I do wonder whether a Canadian who attends school in the US would be penalized for using Canadian or British spelling in an essay. I presume that either form of spelling would be accepted but I don't know for sure. We have some high school teachers from the US on the forum. I wonder how they would react to say, a student's use of the spelling "cheque" rather than "check" in an essay.

That’s a concern I have as well, but in reverse. My grandson, schooled in the US, begins university at University of Waterloo in four weeks’ time.

Cheers. An stay safe.
Brian G



Here you go Brian.

University College at the University of Toronto

[Read More]

And at Queen's University in Kingston, Ontario

[Read More]

University of Ottawa

[Read More]

Ryerson University reminds students to set their computer spell checker to Canadian English.

[Read More]


I couldn't find much from the Univ. of Waterloo but the other three do seem to acknowledge that American spelling has crept into use. They do say that you should not mix American and Canadian spelling in any submissions. If a student mixes Canadian and American spelling in a single paper, that is frowned upon. The preference seems to be for Canadian spelling and the use of Canadian dictionaries. Several recommend the Canadian Oxford Dictionary.

However, if you do use American spelling in a paper, use it all the way through. There seems to be some consensus on that point.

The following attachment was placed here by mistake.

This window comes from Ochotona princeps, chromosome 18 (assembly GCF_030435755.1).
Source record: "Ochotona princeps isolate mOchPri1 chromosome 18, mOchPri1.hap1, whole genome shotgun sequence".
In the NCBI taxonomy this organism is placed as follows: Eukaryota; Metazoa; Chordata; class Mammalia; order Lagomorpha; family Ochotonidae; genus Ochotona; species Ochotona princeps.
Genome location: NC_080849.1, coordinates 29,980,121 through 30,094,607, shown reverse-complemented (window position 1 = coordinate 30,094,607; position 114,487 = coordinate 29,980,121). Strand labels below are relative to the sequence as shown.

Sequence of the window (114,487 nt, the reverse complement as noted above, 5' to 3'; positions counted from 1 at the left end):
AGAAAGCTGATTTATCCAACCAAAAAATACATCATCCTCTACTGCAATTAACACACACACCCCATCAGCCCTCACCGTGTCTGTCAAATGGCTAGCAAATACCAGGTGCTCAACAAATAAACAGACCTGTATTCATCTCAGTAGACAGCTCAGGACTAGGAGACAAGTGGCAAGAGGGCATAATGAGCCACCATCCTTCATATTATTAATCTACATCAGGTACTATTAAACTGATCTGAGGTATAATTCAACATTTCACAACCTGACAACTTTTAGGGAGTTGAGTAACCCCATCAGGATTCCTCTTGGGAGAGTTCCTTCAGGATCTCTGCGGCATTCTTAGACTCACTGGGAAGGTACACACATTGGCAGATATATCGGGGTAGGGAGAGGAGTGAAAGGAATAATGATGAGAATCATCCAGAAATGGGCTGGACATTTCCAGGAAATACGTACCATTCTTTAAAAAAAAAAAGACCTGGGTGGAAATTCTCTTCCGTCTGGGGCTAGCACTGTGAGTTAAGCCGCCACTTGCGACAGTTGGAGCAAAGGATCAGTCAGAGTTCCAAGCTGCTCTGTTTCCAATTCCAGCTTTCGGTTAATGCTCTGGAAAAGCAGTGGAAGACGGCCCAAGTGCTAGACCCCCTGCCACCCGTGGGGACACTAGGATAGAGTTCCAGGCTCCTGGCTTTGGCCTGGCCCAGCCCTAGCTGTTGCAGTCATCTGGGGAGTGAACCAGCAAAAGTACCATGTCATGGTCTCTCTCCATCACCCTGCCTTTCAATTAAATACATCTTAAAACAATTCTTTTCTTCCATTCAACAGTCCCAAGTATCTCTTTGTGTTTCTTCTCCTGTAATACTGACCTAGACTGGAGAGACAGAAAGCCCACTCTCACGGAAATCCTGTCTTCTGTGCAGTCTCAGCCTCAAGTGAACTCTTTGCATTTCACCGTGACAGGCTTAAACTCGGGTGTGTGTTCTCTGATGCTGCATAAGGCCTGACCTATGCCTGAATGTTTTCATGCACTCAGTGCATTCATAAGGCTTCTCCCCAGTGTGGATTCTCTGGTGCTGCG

So Brian, your concern for your grandson may be valid.

He has probably already done his homework on this already but if not, I did find this link to the U. of W. Writing Style Guide which may be downloaded. Pretty exciting time upcoming for your grandson. I hope that he enjoys the experience.

[Read More]

Cheers,

George



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Michigan Dave
Muskegon, Michigan
MI USA
Posts: 5893
This day in World History! Volume II
Posted on: 8/4/2020 9:56:31 PM

Quote:
These 2 daily history websites are perpetual, they are always on the correct day!?

[Read More]

[Read More]

Good for days I have limited access!
MD



Hi Guys nice Language Arts lesson between Canada & the US.

On this day 8/4, Anne Frank is captured leading to a sad ending for the little Jewish Girl-Author, comments??

[Read More]

On this day in 1873, George Armstrong Custer & the 7th are attacked by the Sioux, 3 years later he will meet his demise in the Battle of the Little Big Horn! Comments on it's significence??

[Read More]

[Read More]

Feel free to discuss any new events1

Regards,
MD

Also on 8/5/1914 Germany starts the 1st battle of WWI, comments on how it esculates??

[Read More]

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"The brave men, living and dead, who struggled here, have consecrated it, far above our poor power to add or detract."
Wazza
Sydney
 Australia
Posts: 573
This day in World History! Volume II
Posted on: 8/4/2020 10:09:01 PM

On this day 05 August 1944, the largest mass breakout of POW's occurred at Cowra NSW Australia.

1,104 Japanese POW's executed a planned mass escape from the Cowra POW camp in rural NSW.

4 Australian guards and 104 Japanese died. Interestingly the majority of Japanese dead were from suicide or at their own comrades hands.

Today the site is a memorial and museum to the camp.

The Cowra Breakout was a 1984 4 1/2 hour tv mini series for those interested.
----------------------------------
Brian Grafton
Victoria
BC Canada
Posts: 3203
This day in World History! Volume II